A theoretical model is developed to investigate the role played by the particulate (two-phase) nature of blood on oxygen (O2) release in capillary-size vessels. Red cells flowing in single-file suspension through capillaries are modelled as evenly spaced, hemoglobin (Hb)-containing circular particles in a rectangular channel (two-dimensional case) or axisymmetric spheres in a circular tube (three-dimensional case). The model includes the free and Hb-facilitated transport of O2 and HbO2 kinetics inside the particles, diffusion of free O2 in the suspending phase, and a specified O2 tension at the capillary wall that drives the release of O2 from the particles as they traverse the capillary. The results are expressed in the form of a capillary mass transfer coefficient, an inverse resistance, that relates the spatial average flux of O2 out of the capillary to a driving force for O2 release. The results indicate that this coefficient depends significantly on particle spacing and clearance (channel size relative to particle size) but not significantly on the O2 tension at the capillary wall nor the eccentricity of the particles in the channel. It is also found that the capillary mass transfer coefficient can be several times smaller (more resistance) than that for a continuous Hb solution releasing O2. As a physiological application of the coefficients obtained, they are combined with a Krogh-type model for tissue, and the resulting analysis suggests that the fraction of total O2 transport resistance that resides inside the capillary is influenced significantly by the discrete nature of blood and can account for 30 to 70% of the total resistance to O2 transport from blood to tissue.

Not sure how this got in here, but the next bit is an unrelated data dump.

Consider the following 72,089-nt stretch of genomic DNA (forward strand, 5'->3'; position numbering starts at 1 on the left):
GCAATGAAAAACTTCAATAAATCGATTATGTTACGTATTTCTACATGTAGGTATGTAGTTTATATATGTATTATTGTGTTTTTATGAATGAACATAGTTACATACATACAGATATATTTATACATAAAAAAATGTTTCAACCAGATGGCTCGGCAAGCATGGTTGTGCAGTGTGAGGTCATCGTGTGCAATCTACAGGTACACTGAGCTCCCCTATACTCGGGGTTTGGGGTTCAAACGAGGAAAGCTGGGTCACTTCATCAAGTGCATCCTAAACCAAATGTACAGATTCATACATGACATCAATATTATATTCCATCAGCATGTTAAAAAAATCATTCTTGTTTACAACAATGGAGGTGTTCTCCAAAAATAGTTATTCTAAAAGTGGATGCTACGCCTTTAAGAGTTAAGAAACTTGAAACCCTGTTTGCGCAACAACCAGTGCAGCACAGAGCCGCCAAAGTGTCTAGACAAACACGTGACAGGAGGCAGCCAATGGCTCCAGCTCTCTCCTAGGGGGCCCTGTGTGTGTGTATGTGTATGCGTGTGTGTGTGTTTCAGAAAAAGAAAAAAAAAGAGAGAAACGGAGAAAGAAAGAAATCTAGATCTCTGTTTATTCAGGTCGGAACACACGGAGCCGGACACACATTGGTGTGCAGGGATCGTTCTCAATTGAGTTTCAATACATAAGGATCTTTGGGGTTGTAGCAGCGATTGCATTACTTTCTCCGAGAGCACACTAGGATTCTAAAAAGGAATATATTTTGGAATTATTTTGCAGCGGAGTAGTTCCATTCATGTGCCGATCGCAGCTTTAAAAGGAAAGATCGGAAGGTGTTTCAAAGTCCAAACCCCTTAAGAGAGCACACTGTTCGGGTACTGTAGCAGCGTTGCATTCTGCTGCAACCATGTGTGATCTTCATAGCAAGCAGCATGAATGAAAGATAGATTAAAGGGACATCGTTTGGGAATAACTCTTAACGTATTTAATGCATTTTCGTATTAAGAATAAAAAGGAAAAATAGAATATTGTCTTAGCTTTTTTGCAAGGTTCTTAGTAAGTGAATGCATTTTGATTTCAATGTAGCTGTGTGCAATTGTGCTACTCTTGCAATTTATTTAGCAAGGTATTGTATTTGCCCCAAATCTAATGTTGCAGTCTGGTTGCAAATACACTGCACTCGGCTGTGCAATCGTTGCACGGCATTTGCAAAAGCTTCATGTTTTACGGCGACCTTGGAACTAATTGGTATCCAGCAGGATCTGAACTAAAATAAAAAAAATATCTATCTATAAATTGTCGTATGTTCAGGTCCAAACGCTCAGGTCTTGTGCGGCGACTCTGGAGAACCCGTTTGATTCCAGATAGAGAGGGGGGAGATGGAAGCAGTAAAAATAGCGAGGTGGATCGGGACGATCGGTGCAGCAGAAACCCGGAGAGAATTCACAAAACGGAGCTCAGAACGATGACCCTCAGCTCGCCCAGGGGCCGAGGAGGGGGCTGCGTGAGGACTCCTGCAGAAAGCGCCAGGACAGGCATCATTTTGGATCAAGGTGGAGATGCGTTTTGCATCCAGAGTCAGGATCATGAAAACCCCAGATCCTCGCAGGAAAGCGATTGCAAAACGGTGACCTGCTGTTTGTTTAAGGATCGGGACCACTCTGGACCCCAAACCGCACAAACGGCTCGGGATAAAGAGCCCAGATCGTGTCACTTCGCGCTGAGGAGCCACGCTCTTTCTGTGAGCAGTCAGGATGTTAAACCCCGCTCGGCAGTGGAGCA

ASJC Scopus subject areas
- Cardiology and Cardiovascular Medicine
- Cell Biology